When training new behaviours, channel your inner coach and teacher. You want to be upbeat, and avoid stern or begging tones. Pups have excellent hearing (listening is not always so good), so when you repeat verbal cues, you are teaching them to ignore you. Get their attention before you try to teach anything. The best way to get their attention is by being interesting, with food, toys, and happy talk. Get the behaviour you want - say a sit - by luring them into it with a piece of food or a toy, then when they sit say 'Yes! Sit!' and give the treat or toy. Don’t use the word before the desired behaviour until you are pretty sure that they are associating the word with the behaviour. Use an enthusiastic ‘Yes!’ when they do something right, and follow it up with praise, and a physical reward when you can.

The pups are progressing nicely with leash walking and sitting. They know that if they yank on the leash, we just stop until they calm. If they seem reluctant to go forward, I never tug on the leash, I just pat them under their tummy, give a few encouraging words, and up they get. For a sit, I use my hand as a lure to bring their attention up, then when their bottom hits the ground, they get a ‘yes!’, a ‘sit!’, and often a treat. Sometimes they jump at my hand, but I just wait them out, and they figure out what I want.

We often play fairly loud music, and that doesn’t bother them. Music can be useful as a way to mask background sound, so consider leaving some playing in your pup’s crating area.

The pups did well with wheeled objects and with umbrellas. They ignored them, alerted to them, or went after them. All these responses are normal. If they showed hesitancy after alerting, I showed them how much fun I was having patting the thing, and they came up to it just fine. Show the puppy new, potentially worrisome objects, from a distance. New similar objects won’t look exactly the same as what they have seen, so pup may alert or show a fear response. Sitting down on the ground with pup is usually a good move. They can come up on you, and see the thing from a safe perch and distance. Remember, don’t use ‘poor puppy’ tones, use ‘brave puppy!’ tones.

We had an excellent car ride with all the pups, with no screaming at all. We started the ride with an ice bottle in the crate, and a treat before starting. There were a few tiny whines, but nothing significant. Hoorah, pups! I will try to do one more car ride, if the weather cooperates.

I have been handling their mouths and teeth, and will start using a finger brush on the teeth this week. Weekly nail trims continue; they are getting bigger and more wiggly, but a fun thing to chew on or an ice bottle to lie on makes the procedure easier.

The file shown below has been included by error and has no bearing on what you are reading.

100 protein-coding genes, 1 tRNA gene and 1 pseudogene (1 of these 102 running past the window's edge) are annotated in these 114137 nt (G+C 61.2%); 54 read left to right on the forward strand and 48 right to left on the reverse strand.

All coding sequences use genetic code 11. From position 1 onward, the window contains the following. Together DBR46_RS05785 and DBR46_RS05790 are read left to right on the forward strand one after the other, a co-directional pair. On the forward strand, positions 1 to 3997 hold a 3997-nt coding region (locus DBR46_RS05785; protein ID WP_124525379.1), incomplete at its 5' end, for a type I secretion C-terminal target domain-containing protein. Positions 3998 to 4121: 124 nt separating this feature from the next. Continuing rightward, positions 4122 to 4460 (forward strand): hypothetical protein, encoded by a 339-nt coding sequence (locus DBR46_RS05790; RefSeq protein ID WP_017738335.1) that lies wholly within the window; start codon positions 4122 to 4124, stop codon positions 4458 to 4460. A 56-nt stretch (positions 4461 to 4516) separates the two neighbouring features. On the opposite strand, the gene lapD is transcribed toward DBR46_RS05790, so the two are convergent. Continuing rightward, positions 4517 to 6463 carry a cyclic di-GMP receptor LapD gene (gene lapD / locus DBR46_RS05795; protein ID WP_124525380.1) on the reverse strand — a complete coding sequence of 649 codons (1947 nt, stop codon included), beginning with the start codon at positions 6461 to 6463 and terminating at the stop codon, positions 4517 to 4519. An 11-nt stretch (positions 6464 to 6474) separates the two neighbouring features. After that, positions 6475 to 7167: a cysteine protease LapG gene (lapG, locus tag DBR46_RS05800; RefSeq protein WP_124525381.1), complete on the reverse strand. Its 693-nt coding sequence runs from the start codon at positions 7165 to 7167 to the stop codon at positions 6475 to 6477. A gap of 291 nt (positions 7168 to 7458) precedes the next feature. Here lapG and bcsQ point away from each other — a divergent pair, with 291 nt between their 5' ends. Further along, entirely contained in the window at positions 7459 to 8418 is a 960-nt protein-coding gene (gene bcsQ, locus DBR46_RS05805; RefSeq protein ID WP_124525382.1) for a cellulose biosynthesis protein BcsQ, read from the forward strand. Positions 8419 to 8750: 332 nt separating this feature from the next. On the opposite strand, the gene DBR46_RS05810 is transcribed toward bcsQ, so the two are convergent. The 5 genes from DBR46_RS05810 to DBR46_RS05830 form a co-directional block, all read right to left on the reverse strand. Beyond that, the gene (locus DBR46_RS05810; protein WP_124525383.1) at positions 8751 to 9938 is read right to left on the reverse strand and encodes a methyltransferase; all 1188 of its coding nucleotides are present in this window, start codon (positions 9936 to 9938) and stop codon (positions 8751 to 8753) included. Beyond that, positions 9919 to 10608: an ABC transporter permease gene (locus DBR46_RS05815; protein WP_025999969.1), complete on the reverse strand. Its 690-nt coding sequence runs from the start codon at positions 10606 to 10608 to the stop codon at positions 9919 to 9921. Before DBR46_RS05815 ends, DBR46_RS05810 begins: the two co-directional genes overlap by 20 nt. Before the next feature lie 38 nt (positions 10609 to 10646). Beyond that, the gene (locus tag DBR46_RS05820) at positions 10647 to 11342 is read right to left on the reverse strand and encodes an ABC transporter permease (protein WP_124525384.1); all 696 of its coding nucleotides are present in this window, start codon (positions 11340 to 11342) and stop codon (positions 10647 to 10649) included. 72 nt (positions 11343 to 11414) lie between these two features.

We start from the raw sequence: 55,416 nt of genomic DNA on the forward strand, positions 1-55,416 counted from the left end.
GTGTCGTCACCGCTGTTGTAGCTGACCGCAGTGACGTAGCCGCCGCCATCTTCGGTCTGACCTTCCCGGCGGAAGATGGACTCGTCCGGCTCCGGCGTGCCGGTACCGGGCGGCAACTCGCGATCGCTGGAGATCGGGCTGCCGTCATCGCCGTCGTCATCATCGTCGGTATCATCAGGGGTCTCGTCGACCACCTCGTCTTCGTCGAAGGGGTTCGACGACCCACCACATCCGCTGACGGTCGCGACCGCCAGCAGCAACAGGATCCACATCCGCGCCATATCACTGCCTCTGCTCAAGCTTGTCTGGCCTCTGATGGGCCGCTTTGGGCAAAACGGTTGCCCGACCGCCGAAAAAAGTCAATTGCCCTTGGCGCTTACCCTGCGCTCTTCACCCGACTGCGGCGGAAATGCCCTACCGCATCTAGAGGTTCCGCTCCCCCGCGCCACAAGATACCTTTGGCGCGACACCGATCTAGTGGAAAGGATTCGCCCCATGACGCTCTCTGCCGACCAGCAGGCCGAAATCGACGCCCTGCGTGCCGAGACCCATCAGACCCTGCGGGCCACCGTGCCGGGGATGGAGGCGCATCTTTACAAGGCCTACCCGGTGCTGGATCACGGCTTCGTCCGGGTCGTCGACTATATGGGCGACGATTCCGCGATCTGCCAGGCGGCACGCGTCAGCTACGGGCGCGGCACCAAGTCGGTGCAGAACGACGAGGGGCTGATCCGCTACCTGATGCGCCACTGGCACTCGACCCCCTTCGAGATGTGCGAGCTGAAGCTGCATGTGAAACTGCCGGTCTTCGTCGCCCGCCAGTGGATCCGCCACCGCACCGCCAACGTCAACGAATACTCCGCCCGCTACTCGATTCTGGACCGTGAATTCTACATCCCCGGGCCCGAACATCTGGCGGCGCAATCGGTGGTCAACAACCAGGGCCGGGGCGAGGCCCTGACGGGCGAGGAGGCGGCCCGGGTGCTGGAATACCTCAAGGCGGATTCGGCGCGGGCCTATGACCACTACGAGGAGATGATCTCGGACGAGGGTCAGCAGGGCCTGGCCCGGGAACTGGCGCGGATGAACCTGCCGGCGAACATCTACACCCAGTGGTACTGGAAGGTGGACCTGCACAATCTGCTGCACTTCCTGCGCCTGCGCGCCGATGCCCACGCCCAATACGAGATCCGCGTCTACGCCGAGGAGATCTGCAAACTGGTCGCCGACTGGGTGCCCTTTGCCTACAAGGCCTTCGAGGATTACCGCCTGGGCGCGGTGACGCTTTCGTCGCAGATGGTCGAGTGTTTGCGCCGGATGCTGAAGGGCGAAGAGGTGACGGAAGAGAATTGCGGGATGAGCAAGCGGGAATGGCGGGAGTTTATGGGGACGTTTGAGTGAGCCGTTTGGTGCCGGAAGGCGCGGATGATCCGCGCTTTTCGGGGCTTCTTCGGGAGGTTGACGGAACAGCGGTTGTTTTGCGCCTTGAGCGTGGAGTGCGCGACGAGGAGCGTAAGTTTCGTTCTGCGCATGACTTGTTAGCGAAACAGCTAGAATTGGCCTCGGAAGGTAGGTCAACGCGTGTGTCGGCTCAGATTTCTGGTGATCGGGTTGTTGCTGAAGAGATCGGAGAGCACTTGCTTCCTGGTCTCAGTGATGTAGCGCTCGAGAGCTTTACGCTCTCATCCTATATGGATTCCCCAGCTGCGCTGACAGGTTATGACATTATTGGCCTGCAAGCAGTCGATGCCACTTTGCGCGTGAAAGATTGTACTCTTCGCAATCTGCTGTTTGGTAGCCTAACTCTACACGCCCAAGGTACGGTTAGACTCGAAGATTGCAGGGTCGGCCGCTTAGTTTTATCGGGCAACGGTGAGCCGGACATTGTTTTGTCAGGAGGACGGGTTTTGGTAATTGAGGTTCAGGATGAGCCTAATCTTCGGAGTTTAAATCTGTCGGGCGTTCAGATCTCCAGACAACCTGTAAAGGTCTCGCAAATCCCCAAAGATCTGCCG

I comb the pups daily, and they all are fine about it. Daily grooming keeps the coat in good condition. Pups start to get their adult coat at three months, beginning at the base of the tail. The adult coat should not be clipped, because it protects the skin and prevents sunburn. Double coats do not grow back with the same quality. If the coat is shaven, it will take two shed cycles (a year) for the coat to be normal, and some dogs will never have the same coat after being shaven. Shaving the belly for surgery is not a concern, as it is not as thick as the rest of the body. I use a comb or rake on my adult Berners, and have never had a problem with matting.

The most important thing that pups are learning in this last week is how to be a dog. This is why pups should stay with their litter until they are at least 8.5 weeks of age. This is an important period in learning to read signals from other pups, and from the adult dogs in the household. As most dogs are ‘only dogs’ this teaches the pups to relate appropriately to other dogs that they meet. One reason so many dogs have bad ‘dog manners’ - rushing up to other dogs, or jumping on dogs - is that they never learned what behaviour is acceptable from adult dogs. Dogs that are separated even earlier (6 to 7 weeks) experience profound stress from the separation, as this is the period of strongest companion / location attachment. It would be a lot easier for the breeder to send the pups (aka: poop machines) home earlier than 8.5 weeks, but it would be a poor choice for the pups!

I will be filling out the contracts, health certificates, and AKC registration this week. I have your addresses and email for AKC from the questionnaires. I don’t give the AKC your phone number.
I would like to have everything ready in advance so pup can get on the road with you speedily. Please let me know: